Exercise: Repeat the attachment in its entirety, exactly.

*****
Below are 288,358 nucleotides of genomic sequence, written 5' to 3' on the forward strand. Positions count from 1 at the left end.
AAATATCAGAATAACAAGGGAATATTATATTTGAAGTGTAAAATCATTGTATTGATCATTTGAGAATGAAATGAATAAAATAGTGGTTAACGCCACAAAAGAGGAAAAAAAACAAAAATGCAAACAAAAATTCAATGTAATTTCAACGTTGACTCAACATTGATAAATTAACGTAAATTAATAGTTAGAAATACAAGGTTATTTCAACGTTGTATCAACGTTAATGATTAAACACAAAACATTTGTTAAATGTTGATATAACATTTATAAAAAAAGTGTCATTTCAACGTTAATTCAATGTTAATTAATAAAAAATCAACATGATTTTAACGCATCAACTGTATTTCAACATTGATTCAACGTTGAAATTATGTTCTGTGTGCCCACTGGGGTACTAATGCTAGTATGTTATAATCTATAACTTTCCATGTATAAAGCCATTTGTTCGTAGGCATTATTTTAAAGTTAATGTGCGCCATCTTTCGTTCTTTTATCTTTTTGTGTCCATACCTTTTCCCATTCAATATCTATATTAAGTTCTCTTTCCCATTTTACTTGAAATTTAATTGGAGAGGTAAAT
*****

Below are 288,358 nucleotides of genomic sequence, written 5' to 3' on the forward strand. Positions count from 1 at the left end.
AAATATCAGAATAACAAGGGAATATTATATTTGAAGTGTAAAATCATTGTATTGATCATTTGAGAATGAAATGAATAAAATAGTGGTTAACGCCACAAAAGAGGAAAAAAAACAAAAATGCAAACAAAAATTCAATGTAATTTCAACGTTGACTCAACATTGATAAATTAACGTAAATTAATAGTTAGAAATACAAGGTTATTTCAACGTTGTATCAACGTTAATGATTAAACACAAAACATTTGTTAAATGTTGATATAACATTTATAAAAAAAGTGTCATTTCAACGTTAATTCAATGTTAATTAATAAAAAATCAACATGATTTTAACGCATCAACTGTATTTCAACATTGATTCAACGTTGAAATTATGTTCTGTGTGCCCACTGGGGTACTAATGCTAGTATGTTATAATCTATAACTTTCCATGTATAAAGCCATTTGTTCGTAGGCATTATTTTAAAGTTAATGTGCGCCATCTTTCGTTCTTTTATCTTTTTGTGTCCATACCTTTTCCCATTCAATATCTATATTAAGTTCTCTTTCCCATTTTACTTGAAATTTAATTGGAGAGGTAAAT